As some of you may know, I have a hard time saying no. The UCLA campus seems to be a lightening rod for my spinelessness, particularly the area surrounding the coffee shop by the research library. There was the guy who was stranded on campus with car trouble and needed cash, and I won’t even say what I did when I discovered I had none on hand (let’s just say there’s an ATM in the vicinity). Then there was the guy who sold me magazine subscriptions–two of them!–despite my lack of funds, not to mention my lack of interest in any of the magazines he was selling. I also will not say what I paid for the subscriptions. Wow, just typing this up is making me feel a little ill.
The upside of this story is that I have a subscription to Vegetarian Times. Despite the really embarrassing origin of my subscription, I find it to be an interesting if confused publication, and one that I’ve developed a fondness for. Veggie Times isn’t sure if you’re a honey-eschewing vegan or a dairy hound, a teetotaler or a wino, and so its recommendations run a pretty big gamut, which is entertaining to watch. And like most food magazines, it wants you to buy stuff other than food, which always bums me out a little. Whatever. Who am I to criticize a magazine that runs in print, let alone one that prints a number of great recipes per month.
I was drawn to this Farmers’ Market Chowder immediately because, maybe, I’m from Cape Cod, and maybe because I make a corn chowder that I’m pretty proud of, with chipotle chiles and cilantro. So I stole the base of this recipe (which infuses milk with corn and other aromatics), added my chiles, removed a few extra frypans, and ate soup for breakfast. As a dairy hound myself I’m pretty enamored of the result, which has a fine chile-infused butter slick on top of melty chunks of sweet potato and perfectly cooked green beans, not the least bit squeaky but with a little chew left in them. That said I can’t help wondering how you’d make this vegan…maybe whisk in some tofutti? Blend some of the broth with a block of silken tofu? As I type them, both these options sound wacky. Mom, are you there?
Smoked Corn Chowder
adapted from Vegetarian Times (Sept. 2011)
serves 6 (at least)
4-5 ears fresh corn
the stems from one bunch of cilantro, washed
2 cloves garlic, peeled and smashed
2 1/2 C milk
2 T butter
1 T olive oil
4-5 medium leeks
2 chipotle peppers, chopped finely (or 1 if you’re wary)*
2 medium carrots, sliced
1 large sweet potato, peeled and cut into medium cubes
1/2 lb. green beans, trimmed and cut into 1 inch pieces
1/3 C dry cooking sherry
4 C water
salt and pepper to taste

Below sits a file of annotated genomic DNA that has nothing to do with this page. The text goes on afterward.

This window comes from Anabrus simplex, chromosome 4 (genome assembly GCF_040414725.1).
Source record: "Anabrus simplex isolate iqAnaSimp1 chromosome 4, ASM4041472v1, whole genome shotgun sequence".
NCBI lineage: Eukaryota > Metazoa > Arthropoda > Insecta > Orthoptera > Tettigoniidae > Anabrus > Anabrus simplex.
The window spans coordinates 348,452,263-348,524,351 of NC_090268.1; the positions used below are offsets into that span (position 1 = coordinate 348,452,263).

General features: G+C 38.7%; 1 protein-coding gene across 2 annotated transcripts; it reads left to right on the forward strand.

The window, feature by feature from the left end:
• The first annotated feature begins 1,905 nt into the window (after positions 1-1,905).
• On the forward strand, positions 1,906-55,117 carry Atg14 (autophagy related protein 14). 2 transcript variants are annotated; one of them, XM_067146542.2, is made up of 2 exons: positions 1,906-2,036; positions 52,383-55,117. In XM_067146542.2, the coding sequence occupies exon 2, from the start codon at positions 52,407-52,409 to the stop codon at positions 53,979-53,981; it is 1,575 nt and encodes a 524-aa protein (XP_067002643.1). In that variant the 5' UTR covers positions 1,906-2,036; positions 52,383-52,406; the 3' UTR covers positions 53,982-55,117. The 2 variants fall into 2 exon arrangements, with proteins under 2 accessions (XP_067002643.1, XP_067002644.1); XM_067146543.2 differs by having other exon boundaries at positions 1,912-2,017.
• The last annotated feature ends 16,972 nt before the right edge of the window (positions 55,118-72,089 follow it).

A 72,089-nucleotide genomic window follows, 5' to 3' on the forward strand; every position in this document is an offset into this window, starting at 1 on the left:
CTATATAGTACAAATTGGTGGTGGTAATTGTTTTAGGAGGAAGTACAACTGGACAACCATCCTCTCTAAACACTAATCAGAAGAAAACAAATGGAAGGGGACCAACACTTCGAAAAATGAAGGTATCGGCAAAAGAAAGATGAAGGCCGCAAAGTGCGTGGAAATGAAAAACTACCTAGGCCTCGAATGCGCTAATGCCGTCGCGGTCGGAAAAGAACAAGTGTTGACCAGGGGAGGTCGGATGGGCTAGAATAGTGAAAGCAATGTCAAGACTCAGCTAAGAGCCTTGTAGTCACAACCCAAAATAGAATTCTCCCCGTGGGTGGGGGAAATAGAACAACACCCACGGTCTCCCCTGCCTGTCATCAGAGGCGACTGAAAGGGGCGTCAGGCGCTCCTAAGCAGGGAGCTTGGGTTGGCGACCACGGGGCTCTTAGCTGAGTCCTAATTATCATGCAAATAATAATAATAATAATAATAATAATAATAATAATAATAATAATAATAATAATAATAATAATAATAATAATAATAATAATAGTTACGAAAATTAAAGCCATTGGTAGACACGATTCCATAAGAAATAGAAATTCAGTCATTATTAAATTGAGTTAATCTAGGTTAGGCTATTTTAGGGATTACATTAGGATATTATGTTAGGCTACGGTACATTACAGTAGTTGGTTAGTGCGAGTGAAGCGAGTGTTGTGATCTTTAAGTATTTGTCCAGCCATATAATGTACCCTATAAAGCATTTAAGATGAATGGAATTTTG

2 T chopped cilantro, plus a few springs for garnish
lime wedges for serving (optional)
*I get these in a small can at the supermarket, packed in adobo sauce. Then again I live in Southern California.
First, get the corn kernels off the cob. The easiest way to do this is to get a giant bowl and a smaller bowl. Invert the small bowl and nestle it in the bottom of the big bowl. Balance the end of the corn cob on the small bowl and use your sharp knife to slice off the kernels, which get caught in the big bowl. Does this make sense? I learned it from Rachel Ray (who, say what you will, knows how to get that corn off the cob). Next, you want to get all the extra bits of corn off the cob. The Pioneer Woman will show you how, using the dull side of your knife (check out the 8th and 9th photos).
Now you have a big bowl with corn and another bowl in it, and 4-5 denuded corn cobs. Break these in half and toss them in a small saucepan with the milk, cilantro stems, and smashed garlic cloves. Maybe all your corn cobs won’t fit. That’s fine. Bring the milk to a simmer over medium heat, then remove from the heat and cover. Let the milk steep while you do the rest of the soup.
Heat the butter and oil in a Dutch oven over medium-low heat. Meanwhile, clean your leeks. This woman cleans them the way I do–they are dirty critters and need loving attention (even better than running them under the tap is swishing them in a bowl of water). Slice them up and add them to the butter and oil along with two big pinches of kosher salt. I do this in stages–slice a couple leeks, add them to the pot, slice a couple more leeks, add them. Stir them up well. Next, chop up your chipotle peppers and add them to the leeks. Stir. Then the carrots. Stir.
Now, crank up the heat to medium-high and deal with your sweet potato. Once it’s peeled and chunked and the pot is hot, add it and stir well. Saute the mixture for 5 minutes or so, until you start seeing a little caramelization on the bottom of the pan and the potatoes are just starting to soften. Deglaze with the sherry, stir, and add the quart of water. Now’s a good time to add another two pinches of kosher salt and some pepper. Cover and bring to a simmer.
Simmer for 5 minutes or so while you prepare the green beans. Add them to the pot and simmer 6-8 minutes, until the green beans are a little squeakier than you like them (the sweet potatoes will be done by now). Add the corn kernels and simmer for one minute. Turn off the heat and strain the milk mixture into the pot, discarding the corn cobs, cilantro stems, and garlic cloves. Taste the broth and add more salt if you need it. Stir in the chopped cilantro and serve with extra springs of cilantro and a wedge of lime on the side, if you like.